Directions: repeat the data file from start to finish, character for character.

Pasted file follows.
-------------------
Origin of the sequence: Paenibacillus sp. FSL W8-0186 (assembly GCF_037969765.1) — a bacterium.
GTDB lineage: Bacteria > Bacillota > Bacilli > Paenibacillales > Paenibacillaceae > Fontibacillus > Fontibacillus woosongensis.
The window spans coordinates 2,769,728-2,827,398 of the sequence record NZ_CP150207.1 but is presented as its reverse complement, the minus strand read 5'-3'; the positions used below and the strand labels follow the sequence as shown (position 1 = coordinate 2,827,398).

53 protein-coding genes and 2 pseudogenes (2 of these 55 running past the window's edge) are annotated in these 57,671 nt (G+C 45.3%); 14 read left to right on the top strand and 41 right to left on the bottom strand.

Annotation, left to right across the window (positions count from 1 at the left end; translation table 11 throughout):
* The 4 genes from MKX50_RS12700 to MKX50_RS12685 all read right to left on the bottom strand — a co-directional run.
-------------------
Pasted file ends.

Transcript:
Origin of the sequence: Paenibacillus sp. FSL W8-0186 (assembly GCF_037969765.1) — a bacterium.
GTDB lineage: Bacteria > Bacillota > Bacilli > Paenibacillales > Paenibacillaceae > Fontibacillus > Fontibacillus woosongensis.
The window spans coordinates 2,769,728-2,827,398 of the sequence record NZ_CP150207.1 but is presented as its reverse complement, the minus strand read 5'-3'; the positions used below and the strand labels follow the sequence as shown (position 1 = coordinate 2,827,398).

53 protein-coding genes and 2 pseudogenes (2 of these 55 running past the window's edge) are annotated in these 57,671 nt (G+C 45.3%); 14 read left to right on the top strand and 41 right to left on the bottom strand.

Annotation, left to right across the window (positions count from 1 at the left end; translation table 11 throughout):
* The 4 genes from MKX50_RS12700 to MKX50_RS12685 all read right to left on the bottom strand — a co-directional run.